St. Francis de Sales, the co-founder of the Sisters of the Visitation, highlighted the power of “Little Virtues” such as humility, simplicity, gentleness, and thoughtful concern for others as keys to growth in the spiritual life. For Senam Adedze, a member of the class of 2019 at Georgetown Visitation Preparatory School in Washington, D.C., those virtues have been influential in her academic and spiritual life. 

“Joyful optimism has been one [Little Virtue] that I have tried to focus on recently because senior year is pretty difficult,” she said of the values taught at the school, which is sponsored by the Visitation order. “In this last part of my time at Visitation, (I’ve focused on) just being really intentional about being optimistic, really being present in the moment.” 

Adedze, who has attended Catholic schools since the age of six, noted the role of faith in her education, saying, “The fact that it is ever present...mirrors how God is ever present in our life.” 

“I like that it has always been a part of my life,” she said.

She is the daughter of Agbenyega and Pascasie Adedze and has a brother Dela, and they are parishioners at St. Ann Catholic Church in Arlington, Virginia.

Adedze plans to attend University of North Carolina at Chapel Hill this fall, where she will pursue her interests in environmental engineering, international relations, and public health.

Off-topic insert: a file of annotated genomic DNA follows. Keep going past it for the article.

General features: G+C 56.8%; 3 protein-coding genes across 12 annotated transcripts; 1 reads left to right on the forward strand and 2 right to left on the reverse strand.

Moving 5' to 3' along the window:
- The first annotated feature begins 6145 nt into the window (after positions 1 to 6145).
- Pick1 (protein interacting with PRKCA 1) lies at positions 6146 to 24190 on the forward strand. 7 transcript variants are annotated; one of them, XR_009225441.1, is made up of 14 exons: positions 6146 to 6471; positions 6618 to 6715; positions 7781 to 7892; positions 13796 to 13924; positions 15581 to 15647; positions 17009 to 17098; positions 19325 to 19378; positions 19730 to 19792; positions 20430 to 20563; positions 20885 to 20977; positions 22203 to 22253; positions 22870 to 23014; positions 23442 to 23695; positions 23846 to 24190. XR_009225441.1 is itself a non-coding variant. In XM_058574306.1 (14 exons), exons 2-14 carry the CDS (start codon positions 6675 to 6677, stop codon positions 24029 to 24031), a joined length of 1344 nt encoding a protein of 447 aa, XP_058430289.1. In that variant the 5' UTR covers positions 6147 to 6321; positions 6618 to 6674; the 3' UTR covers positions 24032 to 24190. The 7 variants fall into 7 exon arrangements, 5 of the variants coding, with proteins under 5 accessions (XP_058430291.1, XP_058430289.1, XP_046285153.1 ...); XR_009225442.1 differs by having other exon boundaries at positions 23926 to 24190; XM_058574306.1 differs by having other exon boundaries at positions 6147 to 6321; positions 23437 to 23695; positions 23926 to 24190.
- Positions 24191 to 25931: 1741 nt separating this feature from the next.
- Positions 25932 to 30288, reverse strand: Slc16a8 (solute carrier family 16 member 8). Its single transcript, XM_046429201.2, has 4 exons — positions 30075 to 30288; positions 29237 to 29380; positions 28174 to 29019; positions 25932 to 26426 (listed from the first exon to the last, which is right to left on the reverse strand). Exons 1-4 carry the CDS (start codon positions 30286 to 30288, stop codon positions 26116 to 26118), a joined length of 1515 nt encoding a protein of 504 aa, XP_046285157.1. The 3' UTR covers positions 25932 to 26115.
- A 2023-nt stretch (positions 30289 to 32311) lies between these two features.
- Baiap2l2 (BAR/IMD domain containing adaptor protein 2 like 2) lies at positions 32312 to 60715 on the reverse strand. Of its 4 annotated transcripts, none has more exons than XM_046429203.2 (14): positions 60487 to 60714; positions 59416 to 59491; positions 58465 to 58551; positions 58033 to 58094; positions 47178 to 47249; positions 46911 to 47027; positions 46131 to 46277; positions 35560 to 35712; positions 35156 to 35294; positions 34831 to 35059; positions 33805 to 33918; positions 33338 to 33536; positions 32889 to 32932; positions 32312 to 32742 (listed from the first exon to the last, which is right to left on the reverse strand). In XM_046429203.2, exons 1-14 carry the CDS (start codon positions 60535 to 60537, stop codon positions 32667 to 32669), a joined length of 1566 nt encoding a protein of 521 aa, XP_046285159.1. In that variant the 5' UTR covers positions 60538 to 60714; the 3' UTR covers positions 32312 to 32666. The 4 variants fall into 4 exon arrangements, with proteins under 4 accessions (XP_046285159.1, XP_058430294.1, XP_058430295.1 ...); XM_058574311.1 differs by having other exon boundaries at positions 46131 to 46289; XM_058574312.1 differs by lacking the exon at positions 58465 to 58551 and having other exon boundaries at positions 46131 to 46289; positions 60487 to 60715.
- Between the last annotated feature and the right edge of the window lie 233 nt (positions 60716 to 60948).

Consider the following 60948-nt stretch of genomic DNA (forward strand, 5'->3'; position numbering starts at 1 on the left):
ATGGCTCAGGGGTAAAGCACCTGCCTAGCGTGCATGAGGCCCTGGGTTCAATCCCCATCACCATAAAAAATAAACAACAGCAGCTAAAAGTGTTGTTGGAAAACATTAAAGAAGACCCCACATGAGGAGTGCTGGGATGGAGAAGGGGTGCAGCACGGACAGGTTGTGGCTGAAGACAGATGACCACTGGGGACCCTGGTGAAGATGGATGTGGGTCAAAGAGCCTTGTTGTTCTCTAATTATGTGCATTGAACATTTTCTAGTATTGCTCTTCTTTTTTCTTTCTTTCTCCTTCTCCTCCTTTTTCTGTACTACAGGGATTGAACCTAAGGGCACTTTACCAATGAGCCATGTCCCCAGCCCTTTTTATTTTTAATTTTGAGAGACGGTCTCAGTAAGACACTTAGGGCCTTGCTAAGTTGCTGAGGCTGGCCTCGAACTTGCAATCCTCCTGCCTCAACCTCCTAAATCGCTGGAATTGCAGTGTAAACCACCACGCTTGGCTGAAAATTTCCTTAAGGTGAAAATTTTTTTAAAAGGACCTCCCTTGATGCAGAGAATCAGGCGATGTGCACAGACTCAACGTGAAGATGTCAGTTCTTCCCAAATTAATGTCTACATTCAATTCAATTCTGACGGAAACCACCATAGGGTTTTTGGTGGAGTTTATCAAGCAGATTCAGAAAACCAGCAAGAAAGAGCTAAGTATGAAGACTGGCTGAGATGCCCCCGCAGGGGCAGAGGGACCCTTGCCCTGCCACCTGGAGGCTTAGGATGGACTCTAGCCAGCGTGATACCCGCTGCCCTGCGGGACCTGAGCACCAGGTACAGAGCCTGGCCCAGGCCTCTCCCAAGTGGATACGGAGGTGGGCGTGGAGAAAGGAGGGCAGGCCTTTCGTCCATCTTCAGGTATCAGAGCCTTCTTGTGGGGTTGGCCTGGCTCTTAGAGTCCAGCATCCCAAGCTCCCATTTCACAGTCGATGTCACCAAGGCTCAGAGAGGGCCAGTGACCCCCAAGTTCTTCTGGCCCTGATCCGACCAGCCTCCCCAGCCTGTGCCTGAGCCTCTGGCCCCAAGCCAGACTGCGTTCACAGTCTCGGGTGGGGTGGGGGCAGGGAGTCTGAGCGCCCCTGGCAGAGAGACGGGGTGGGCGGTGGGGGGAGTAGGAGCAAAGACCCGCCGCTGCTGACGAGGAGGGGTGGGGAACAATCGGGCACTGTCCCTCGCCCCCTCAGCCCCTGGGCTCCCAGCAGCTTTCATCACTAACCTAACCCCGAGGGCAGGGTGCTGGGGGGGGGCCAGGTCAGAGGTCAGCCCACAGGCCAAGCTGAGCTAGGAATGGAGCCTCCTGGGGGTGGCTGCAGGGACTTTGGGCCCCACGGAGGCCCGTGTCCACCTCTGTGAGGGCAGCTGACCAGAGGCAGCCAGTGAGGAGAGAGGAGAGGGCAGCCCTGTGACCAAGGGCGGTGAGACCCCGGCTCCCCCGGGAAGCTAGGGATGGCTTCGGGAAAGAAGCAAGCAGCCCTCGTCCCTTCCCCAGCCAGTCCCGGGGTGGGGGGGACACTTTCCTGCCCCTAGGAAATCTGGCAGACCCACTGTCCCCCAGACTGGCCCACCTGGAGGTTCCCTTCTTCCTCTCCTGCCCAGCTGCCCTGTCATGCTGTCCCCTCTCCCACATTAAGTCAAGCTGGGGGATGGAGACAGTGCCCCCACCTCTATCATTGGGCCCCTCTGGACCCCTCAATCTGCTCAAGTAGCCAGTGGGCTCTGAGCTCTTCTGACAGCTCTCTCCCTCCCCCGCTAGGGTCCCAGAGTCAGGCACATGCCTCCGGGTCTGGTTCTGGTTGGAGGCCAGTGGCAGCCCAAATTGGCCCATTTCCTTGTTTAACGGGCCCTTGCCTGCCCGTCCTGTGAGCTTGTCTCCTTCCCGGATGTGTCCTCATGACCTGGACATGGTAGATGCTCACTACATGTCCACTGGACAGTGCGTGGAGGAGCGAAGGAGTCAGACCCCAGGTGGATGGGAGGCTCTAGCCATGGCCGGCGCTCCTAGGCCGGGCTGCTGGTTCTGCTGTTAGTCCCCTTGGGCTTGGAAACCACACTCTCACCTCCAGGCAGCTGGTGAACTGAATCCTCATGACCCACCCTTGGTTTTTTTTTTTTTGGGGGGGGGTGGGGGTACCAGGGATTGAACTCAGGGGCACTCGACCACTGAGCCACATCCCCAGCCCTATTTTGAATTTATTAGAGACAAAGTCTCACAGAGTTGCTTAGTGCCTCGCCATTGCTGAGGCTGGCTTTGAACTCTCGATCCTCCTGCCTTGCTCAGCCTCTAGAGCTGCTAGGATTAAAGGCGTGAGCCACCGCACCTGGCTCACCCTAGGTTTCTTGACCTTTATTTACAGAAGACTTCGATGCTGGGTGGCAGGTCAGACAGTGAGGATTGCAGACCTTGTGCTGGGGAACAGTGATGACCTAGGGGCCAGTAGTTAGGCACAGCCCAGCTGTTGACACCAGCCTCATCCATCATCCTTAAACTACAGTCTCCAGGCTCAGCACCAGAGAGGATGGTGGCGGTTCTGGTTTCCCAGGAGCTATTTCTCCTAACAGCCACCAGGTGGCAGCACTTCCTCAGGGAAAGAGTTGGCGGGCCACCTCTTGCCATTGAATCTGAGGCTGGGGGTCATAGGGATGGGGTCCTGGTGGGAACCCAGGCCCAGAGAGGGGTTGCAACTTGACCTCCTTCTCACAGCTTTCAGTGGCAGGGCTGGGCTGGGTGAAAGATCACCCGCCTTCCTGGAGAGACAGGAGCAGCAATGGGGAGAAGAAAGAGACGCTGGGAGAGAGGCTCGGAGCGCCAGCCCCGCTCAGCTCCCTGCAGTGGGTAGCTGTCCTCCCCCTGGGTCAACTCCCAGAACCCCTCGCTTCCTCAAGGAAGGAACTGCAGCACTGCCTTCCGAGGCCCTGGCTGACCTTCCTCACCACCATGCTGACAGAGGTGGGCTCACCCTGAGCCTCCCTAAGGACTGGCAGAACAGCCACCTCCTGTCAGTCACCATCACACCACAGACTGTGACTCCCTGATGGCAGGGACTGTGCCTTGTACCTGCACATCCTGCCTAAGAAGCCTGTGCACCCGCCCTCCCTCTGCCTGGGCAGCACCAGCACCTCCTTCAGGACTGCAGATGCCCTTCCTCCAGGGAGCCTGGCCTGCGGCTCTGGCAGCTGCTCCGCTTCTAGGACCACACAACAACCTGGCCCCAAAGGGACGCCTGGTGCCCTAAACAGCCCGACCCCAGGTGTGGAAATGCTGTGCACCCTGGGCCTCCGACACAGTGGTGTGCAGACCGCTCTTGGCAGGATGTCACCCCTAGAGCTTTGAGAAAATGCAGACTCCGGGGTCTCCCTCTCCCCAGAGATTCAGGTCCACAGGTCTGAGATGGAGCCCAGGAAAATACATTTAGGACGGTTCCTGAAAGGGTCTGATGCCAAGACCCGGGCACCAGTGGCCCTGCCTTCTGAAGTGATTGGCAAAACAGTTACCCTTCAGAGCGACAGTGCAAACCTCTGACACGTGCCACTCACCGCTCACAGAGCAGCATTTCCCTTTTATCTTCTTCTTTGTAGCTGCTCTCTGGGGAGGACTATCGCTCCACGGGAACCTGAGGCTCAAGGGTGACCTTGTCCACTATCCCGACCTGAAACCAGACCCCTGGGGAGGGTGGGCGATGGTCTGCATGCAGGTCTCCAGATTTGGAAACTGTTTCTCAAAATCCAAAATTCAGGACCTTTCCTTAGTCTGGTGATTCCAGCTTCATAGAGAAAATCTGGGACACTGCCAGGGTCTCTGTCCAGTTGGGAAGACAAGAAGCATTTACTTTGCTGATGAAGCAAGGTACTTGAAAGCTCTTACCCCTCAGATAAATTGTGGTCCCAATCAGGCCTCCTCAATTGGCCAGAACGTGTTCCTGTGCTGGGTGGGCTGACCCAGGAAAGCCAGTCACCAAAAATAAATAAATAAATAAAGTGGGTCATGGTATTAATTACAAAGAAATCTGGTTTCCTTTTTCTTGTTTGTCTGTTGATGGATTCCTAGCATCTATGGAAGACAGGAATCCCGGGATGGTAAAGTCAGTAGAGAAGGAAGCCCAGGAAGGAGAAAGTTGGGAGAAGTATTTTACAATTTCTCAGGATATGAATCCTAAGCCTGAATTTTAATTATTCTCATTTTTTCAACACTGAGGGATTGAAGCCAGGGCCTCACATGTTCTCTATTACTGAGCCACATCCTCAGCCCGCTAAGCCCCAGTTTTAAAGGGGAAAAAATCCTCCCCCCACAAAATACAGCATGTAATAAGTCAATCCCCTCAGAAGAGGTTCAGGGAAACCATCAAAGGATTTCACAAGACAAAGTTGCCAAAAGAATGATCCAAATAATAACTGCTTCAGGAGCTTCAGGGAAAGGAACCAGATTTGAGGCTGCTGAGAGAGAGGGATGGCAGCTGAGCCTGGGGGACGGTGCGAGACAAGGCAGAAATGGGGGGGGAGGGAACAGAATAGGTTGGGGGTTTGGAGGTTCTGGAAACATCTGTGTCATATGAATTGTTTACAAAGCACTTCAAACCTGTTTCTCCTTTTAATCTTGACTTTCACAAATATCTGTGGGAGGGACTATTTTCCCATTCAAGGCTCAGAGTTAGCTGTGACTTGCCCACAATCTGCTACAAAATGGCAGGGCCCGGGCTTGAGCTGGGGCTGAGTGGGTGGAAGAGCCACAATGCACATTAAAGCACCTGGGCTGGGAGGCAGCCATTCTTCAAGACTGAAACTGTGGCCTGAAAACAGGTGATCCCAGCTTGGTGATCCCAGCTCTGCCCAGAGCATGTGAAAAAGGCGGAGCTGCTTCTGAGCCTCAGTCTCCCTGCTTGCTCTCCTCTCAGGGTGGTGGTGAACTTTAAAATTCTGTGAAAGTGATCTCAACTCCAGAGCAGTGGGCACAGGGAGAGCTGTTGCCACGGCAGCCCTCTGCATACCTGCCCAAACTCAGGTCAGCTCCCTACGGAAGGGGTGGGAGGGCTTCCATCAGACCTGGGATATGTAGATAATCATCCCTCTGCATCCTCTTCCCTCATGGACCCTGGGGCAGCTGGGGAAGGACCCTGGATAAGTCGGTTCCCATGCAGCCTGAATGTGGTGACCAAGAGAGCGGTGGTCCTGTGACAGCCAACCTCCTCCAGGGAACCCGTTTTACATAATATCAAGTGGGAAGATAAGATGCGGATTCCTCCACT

Among the classes she has taken at Visitation that have fueled interests in the above subjects, Adedze said she has grown to appreciate math, especially her honors pre-calculus class, in which she learned how practical applications of math and engineering can better lives through helping combat social injustices. 

“My math teacher junior was pretty influential in my interest in engineering,” she said. “Previously I’ve been kind of scared of math.” 

“I like that it not only taught me math, but taught me the application in terms of social inequities,” she said. 

During her years at Visitation, Adedze was an admissions ambassador, co-captain of the varsity basketball team, poetry editor of the school’s literary magazine, member of the rugby club, senior class president, and member of the Kaleidoscope Multicultural Club. 

“It really emphasizes how communication is integral to finding a common ground between people who have varying opinions,” Adedze said of Kaleidoscope. “Most of all, I like that Kaleidoscope is grounded in ‘Little Virtues’ as well and Salesian spirituality… Every one of our actions in trying to understand other people should come from a place of love.” 

Adedze said she is grateful for the longtime opportunity to attend Catholic schools and the blessings brought into her life because of it. 

“I’ve been really fortunate to always be surrounded by people who intentionally try to bring God to me every day in religious class or my other teachers through prayer in most of my classes before they begin,” she said. 

Attending Georgetown Visitation, Adedze said, has cultivated virtues in her that can draw others to the faith. 

“Being here,” she said, “has helped me want to be that person.”